Remembering those who have died means we can actively conjure their stories to mind; we can speak about cherished memories; we can introduce the stories of them to people who did not know them when they were alive. Remembering is not a passive process, but one where we continue to feel our love for people who have been significant to us and can even imagine their love for us. Remembering those who have passed away allows us to actively include them in our lives. Through this inclusion, we can form new meaning and new purpose while we continue to carry our shared memories into new experiences.

Practicing remembering looks like Michael introducing me to his wife Gloria. Remembering practices also looks like the mother who speaks to her son every morning as she is preparing for her day, even though he has been dead for more than a decade. Remembering is also the wife who finds comfort in wearing her husband’s bathrobe to sleep in as she imagines his arms around her. These practices create loving memories bringing a sense of the person who is no longer alive closer.

Michael and Gloria also teach us that is there is no time limit as to when we have to stop saying a loved one’s name out loud and no time limit as to when stories have to stop being told. This includes that we do not need to let go of meaningful items or cut the bond between the living and those who are no longer breathing. We can invite loved ones who are no longer with us physically can travel with us to the grocery store, workplaces, celebrations, and places of worship.

Michael and Gloria further teach us is that remembering can be private acts and rituals that connect with us with our deceased loved ones, but they can also be public moments. Remembering practices are the sharing of stories around a holiday meal of years gone by or acknowledging a deceased person’s pride in the new graduate. Public acts of remembering  looks like the time when the actor Jaime Fox spoke during his Oscar acceptance speech that he can’t wait to go to sleep and have a conversation in his dreams with his deceased grandmother about his accomplishment. We all can have our grandmothers, or others who have passed, both in our private dreams and in very public spaces to consult and feel their pride in our accomplishments.

When a relationship was loving, we want to celebrate this for the years to come. For Michael, this meant that he could introduce his wife to me with what was shared between them, invoking her presence. Remembering weaves a future tapestry for Michael, where Gloria’s imagined presence has a hand in creating the appearance of the tapestry’s textures and hues. If Michael were to only be guided to adjust to being alone, or how to say good-bye to the love of his life, this tapestry remains colorless and everyone loses - their children, their nine grandchildren, and for all who have yet to be introduced to Gloria and to hear of Michael’s love for her. Instead, when a practice of remembering is highlighted, their love is entwined in what continues to give him daily meaning. Michael speaks to her in his favorite reading chair where there is a lovely picture of Gloria next to him. “it is a comfort to have her nearby”, he shared with me. He consults her opinion on important matters. “All matters I suppose, but mostly of those involving the children and grandchildren. But also about us. I keep her up-dated because I know this would be important to her.” Remembering practices brings her imagined voice, one that Michael would no doubt be familiar with after more than a half century of marriage, to life. It is her voice, along with his, that creates a tapestry woven with new colors and threads. Michael and Gloria’s stories, told by him, as well as their children, and grandchildren can add to this beautiful and vibrant tapestry.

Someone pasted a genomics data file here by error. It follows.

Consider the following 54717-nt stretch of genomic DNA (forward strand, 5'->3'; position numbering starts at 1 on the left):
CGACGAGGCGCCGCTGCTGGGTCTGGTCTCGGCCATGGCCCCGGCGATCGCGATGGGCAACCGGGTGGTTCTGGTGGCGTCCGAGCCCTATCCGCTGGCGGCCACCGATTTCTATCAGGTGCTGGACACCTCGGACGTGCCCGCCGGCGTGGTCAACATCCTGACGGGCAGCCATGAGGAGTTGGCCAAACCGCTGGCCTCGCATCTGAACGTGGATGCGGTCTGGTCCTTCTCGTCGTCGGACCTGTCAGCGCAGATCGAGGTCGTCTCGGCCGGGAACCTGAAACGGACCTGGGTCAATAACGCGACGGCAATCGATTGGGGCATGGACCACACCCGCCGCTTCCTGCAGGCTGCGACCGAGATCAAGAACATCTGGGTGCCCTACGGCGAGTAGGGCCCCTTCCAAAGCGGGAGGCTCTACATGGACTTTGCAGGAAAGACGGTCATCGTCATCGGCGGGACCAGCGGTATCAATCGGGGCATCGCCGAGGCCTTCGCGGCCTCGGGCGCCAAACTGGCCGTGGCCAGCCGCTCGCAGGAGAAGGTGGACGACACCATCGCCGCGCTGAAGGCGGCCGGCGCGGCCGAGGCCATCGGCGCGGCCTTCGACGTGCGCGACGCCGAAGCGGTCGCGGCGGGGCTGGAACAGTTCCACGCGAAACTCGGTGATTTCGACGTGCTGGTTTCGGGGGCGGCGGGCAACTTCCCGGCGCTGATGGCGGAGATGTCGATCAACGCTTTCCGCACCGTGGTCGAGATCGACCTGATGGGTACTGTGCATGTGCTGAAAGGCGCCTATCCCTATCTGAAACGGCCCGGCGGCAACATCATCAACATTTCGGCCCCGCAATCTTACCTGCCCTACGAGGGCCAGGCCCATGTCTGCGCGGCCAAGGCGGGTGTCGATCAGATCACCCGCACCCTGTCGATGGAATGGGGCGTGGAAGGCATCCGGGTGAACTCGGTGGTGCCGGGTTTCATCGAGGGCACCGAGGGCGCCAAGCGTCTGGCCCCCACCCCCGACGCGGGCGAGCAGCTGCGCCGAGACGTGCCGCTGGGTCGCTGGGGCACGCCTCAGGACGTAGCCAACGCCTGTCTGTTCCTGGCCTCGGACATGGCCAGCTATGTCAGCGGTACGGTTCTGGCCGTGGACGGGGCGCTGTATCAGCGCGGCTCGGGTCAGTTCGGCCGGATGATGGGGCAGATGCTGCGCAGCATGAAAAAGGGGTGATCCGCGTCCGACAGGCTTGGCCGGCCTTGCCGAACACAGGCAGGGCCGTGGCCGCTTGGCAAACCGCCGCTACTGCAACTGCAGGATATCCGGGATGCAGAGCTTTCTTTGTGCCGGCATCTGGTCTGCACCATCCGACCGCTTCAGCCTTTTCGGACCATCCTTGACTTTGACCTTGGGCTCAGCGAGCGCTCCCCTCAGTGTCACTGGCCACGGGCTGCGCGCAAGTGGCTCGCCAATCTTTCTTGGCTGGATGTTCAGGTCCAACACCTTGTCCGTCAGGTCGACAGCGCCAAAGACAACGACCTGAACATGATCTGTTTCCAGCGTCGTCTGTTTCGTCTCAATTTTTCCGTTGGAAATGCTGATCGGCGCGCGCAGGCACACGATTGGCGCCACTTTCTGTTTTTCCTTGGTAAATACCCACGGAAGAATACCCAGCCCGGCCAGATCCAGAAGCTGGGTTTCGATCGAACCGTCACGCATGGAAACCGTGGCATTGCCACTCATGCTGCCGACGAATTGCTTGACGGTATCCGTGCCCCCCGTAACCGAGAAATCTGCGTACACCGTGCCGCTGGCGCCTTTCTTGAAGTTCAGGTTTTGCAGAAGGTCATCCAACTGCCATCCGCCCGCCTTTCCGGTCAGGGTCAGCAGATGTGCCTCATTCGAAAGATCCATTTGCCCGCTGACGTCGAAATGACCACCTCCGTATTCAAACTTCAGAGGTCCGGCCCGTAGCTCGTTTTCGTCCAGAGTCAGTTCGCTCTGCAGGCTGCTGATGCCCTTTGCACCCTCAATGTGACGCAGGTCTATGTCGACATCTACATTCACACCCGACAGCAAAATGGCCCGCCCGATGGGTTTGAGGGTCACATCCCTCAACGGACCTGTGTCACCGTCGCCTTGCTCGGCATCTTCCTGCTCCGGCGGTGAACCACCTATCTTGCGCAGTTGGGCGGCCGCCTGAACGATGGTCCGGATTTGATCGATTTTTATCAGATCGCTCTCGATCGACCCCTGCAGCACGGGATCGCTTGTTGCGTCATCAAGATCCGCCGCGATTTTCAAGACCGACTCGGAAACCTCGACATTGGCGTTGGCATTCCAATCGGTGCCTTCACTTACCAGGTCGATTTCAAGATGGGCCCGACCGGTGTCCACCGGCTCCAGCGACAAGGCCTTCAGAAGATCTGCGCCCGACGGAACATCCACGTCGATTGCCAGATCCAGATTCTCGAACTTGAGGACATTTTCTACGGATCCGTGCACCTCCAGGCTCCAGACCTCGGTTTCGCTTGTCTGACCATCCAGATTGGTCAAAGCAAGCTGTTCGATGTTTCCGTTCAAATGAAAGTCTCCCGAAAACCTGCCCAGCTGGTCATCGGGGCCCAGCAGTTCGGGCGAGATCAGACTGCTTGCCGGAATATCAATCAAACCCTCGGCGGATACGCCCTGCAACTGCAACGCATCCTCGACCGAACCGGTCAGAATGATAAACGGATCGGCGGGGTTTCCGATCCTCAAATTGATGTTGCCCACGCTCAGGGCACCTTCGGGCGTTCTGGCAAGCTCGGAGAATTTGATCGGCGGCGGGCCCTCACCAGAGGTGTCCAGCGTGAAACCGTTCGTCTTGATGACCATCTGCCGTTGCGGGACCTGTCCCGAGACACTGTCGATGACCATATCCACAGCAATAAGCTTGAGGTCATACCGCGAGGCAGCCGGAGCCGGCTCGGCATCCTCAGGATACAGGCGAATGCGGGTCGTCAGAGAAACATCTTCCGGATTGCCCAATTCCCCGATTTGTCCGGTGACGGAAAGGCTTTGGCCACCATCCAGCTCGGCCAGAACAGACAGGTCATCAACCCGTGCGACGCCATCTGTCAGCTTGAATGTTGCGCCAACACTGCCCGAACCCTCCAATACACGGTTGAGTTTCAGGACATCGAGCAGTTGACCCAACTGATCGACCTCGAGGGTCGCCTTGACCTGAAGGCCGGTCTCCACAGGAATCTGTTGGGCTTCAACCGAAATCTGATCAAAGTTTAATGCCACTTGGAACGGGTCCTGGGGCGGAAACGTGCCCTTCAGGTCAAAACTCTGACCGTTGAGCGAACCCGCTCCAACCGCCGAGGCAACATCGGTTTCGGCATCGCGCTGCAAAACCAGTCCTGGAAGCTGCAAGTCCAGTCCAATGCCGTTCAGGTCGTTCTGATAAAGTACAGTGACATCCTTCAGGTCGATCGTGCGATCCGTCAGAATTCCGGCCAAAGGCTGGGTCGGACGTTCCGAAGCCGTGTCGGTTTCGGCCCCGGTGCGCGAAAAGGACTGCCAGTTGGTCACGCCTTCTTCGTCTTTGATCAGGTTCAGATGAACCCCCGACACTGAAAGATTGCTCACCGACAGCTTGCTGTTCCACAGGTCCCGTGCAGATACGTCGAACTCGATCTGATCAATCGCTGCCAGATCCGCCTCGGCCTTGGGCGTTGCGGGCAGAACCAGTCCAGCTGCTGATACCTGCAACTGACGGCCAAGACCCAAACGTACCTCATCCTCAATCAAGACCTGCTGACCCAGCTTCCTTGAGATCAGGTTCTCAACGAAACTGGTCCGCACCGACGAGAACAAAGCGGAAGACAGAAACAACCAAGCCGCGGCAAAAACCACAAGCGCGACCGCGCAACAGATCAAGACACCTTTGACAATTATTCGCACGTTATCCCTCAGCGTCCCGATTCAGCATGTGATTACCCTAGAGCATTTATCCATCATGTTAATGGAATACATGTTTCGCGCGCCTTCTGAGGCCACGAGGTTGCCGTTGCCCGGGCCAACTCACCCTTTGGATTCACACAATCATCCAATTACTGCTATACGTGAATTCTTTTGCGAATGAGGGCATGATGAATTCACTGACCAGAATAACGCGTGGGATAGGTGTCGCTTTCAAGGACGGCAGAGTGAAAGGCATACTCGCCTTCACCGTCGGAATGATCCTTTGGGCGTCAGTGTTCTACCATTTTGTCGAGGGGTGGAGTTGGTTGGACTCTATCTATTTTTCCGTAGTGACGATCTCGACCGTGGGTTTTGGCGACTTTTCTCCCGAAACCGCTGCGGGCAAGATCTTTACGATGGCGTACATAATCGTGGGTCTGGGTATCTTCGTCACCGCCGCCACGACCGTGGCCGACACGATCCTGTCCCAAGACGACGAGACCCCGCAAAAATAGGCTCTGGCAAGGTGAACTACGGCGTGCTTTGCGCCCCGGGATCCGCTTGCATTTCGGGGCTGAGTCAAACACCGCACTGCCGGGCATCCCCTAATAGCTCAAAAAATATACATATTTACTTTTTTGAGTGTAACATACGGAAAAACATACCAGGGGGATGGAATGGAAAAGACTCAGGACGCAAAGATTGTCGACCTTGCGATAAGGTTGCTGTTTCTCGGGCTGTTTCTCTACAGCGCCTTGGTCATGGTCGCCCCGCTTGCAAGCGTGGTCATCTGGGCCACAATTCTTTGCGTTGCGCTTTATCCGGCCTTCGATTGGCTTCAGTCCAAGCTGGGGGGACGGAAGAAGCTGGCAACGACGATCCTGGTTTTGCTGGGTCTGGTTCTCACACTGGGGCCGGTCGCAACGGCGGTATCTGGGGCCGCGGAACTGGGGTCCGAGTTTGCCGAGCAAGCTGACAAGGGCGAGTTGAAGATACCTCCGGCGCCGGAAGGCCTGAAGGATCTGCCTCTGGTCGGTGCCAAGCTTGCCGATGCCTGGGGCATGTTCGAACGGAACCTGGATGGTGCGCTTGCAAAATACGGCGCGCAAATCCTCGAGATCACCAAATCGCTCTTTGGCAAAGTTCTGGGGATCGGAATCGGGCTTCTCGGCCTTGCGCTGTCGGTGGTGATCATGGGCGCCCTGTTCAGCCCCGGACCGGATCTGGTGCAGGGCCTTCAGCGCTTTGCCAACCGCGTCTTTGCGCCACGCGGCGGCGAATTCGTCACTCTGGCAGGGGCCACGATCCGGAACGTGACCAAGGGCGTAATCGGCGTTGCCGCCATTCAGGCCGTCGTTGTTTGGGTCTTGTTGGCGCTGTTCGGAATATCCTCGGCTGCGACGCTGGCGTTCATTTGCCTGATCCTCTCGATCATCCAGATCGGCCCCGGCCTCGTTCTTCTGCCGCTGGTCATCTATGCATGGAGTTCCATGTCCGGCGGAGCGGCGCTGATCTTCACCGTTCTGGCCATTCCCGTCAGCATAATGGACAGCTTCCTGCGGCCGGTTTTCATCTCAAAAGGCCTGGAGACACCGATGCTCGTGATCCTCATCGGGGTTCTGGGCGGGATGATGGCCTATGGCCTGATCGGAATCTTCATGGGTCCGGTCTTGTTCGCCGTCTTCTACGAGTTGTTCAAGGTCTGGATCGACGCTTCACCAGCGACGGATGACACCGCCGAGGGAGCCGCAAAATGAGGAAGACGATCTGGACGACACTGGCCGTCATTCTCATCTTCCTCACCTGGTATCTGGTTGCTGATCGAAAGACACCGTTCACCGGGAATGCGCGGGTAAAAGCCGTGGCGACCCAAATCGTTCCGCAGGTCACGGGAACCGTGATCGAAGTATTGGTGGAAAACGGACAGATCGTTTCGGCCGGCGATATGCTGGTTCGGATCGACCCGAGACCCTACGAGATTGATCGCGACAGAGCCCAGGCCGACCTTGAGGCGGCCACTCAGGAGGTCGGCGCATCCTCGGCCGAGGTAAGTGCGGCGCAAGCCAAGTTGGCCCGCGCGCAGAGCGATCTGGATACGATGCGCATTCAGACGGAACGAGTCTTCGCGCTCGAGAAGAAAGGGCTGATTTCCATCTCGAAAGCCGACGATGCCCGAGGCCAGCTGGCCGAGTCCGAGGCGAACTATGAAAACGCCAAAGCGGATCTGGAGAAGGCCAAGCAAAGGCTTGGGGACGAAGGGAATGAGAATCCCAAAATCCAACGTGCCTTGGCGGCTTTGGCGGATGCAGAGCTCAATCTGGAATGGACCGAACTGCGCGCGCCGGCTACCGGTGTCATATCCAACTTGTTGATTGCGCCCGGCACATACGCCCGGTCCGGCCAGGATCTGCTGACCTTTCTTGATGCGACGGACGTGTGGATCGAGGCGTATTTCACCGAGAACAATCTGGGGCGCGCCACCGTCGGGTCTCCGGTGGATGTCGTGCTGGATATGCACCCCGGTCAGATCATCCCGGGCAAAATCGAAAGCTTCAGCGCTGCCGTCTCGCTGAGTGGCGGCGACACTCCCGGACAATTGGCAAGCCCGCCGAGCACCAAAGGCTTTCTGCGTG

Remembering practices can inform grief psychology and counseling conversations where relationships are centered to uphold the best of our loving humanity. Remembering can ease the suffering of the parents whose new-born has died or soothe the shattered lives after someone we love dies by their own hand. Remembering practices can also help those who have experienced painful disconnection with the person who died or who has suffered abuses in the relationship while the person was living by carefully restoring a sense of agency to the person who is grieving. These practices allow the bereaved to figuratively find their footing on days when this seems impossible. Remembering practices are not a model of grief psychology that is predicated by stages but one that is guided by the stories of love, strength, and connection.

Michael spoke of the day he brought his wife’s ashes home and how he felt protective of her on that day – protective of her just like when she was alive. He explained, “When I picked up her ashes, I didn’t know what I was going to do with them. But when I got them home, I put them on the hearth right next to where she sat and read. I imagined her presence encouraging me to do this and consulted her in my mind if that was OK. And that is very peaceful for me to have her ashes here. And it’s a double box too, so there is room for me someday. I like this thought.” Gloria would approve of being consulted, of having the memory of her voice and their shared love invoked. She would like that this brings comfort to Michael.

We all deserve this kind of love – to be cared for, tenderly, after we die, by those who we are connected to while we are alive. To do anything less, to not practice remembering, seems like such a waste to a love story.

Thank you.